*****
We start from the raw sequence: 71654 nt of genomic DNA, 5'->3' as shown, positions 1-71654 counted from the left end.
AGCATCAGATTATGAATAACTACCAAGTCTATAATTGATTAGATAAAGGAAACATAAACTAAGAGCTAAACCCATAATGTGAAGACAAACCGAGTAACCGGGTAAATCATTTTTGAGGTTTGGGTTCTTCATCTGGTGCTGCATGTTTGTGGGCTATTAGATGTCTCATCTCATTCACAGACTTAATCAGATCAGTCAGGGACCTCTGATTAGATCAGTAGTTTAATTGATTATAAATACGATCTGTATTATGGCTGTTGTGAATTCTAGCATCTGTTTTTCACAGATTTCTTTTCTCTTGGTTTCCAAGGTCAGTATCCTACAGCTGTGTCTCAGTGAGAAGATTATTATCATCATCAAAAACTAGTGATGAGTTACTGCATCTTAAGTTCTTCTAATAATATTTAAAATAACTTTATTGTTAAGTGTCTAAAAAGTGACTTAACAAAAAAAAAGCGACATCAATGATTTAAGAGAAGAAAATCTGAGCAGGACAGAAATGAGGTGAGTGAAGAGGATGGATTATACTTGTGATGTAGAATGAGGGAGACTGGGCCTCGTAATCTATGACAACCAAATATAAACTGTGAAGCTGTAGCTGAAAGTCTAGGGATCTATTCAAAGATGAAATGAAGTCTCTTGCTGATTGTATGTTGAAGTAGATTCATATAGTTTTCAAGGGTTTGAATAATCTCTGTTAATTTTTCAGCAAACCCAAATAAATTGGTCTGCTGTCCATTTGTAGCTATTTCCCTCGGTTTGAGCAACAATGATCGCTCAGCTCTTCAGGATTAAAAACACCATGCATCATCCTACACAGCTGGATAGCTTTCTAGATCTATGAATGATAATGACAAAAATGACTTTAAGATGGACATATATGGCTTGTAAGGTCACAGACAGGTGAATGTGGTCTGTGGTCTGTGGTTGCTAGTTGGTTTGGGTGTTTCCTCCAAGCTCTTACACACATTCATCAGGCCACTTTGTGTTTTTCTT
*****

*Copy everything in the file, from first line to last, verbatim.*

We start from the raw sequence: 71654 nt of genomic DNA, 5'->3' as shown, positions 1-71654 counted from the left end.
AGCATCAGATTATGAATAACTACCAAGTCTATAATTGATTAGATAAAGGAAACATAAACTAAGAGCTAAACCCATAATGTGAAGACAAACCGAGTAACCGGGTAAATCATTTTTGAGGTTTGGGTTCTTCATCTGGTGCTGCATGTTTGTGGGCTATTAGATGTCTCATCTCATTCACAGACTTAATCAGATCAGTCAGGGACCTCTGATTAGATCAGTAGTTTAATTGATTATAAATACGATCTGTATTATGGCTGTTGTGAATTCTAGCATCTGTTTTTCACAGATTTCTTTTCTCTTGGTTTCCAAGGTCAGTATCCTACAGCTGTGTCTCAGTGAGAAGATTATTATCATCATCAAAAACTAGTGATGAGTTACTGCATCTTAAGTTCTTCTAATAATATTTAAAATAACTTTATTGTTAAGTGTCTAAAAAGTGACTTAACAAAAAAAAAGCGACATCAATGATTTAAGAGAAGAAAATCTGAGCAGGACAGAAATGAGGTGAGTGAAGAGGATGGATTATACTTGTGATGTAGAATGAGGGAGACTGGGCCTCGTAATCTATGACAACCAAATATAAACTGTGAAGCTGTAGCTGAAAGTCTAGGGATCTATTCAAAGATGAAATGAAGTCTCTTGCTGATTGTATGTTGAAGTAGATTCATATAGTTTTCAAGGGTTTGAATAATCTCTGTTAATTTTTCAGCAAACCCAAATAAATTGGTCTGCTGTCCATTTGTAGCTATTTCCCTCGGTTTGAGCAACAATGATCGCTCAGCTCTTCAGGATTAAAAACACCATGCATCATCCTACACAGCTGGATAGCTTTCTAGATCTATGAATGATAATGACAAAAATGACTTTAAGATGGACATATATGGCTTGTAAGGTCACAGACAGGTGAATGTGGTCTGTGGTCTGTGGTTGCTAGTTGGTTTGGGTGTTTCCTCCAAGCTCTTACACACATTCATCAGGCCACTTTGTGTTTTTCTT